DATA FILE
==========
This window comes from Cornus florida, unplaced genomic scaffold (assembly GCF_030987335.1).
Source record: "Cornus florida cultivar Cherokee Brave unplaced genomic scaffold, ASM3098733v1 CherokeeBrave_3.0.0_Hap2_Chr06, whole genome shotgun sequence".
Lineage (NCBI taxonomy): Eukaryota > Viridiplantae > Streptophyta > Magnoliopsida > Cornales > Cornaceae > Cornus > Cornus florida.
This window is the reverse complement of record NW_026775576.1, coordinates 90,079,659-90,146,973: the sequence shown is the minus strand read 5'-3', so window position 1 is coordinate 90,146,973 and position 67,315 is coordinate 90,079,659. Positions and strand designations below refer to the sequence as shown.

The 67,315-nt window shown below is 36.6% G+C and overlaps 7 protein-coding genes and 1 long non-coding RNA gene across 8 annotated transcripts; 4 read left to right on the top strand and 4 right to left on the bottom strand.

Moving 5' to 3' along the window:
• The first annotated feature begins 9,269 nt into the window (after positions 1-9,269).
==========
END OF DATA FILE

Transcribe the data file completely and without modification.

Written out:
This window comes from Cornus florida, unplaced genomic scaffold (assembly GCF_030987335.1).
Source record: "Cornus florida cultivar Cherokee Brave unplaced genomic scaffold, ASM3098733v1 CherokeeBrave_3.0.0_Hap2_Chr06, whole genome shotgun sequence".
Lineage (NCBI taxonomy): Eukaryota > Viridiplantae > Streptophyta > Magnoliopsida > Cornales > Cornaceae > Cornus > Cornus florida.
This window is the reverse complement of record NW_026775576.1, coordinates 90,079,659-90,146,973: the sequence shown is the minus strand read 5'-3', so window position 1 is coordinate 90,146,973 and position 67,315 is coordinate 90,079,659. Positions and strand designations below refer to the sequence as shown.

The 67,315-nt window shown below is 36.6% G+C and overlaps 7 protein-coding genes and 1 long non-coding RNA gene across 8 annotated transcripts; 4 read left to right on the top strand and 4 right to left on the bottom strand.

Moving 5' to 3' along the window:
• The first annotated feature begins 9,269 nt into the window (after positions 1-9,269).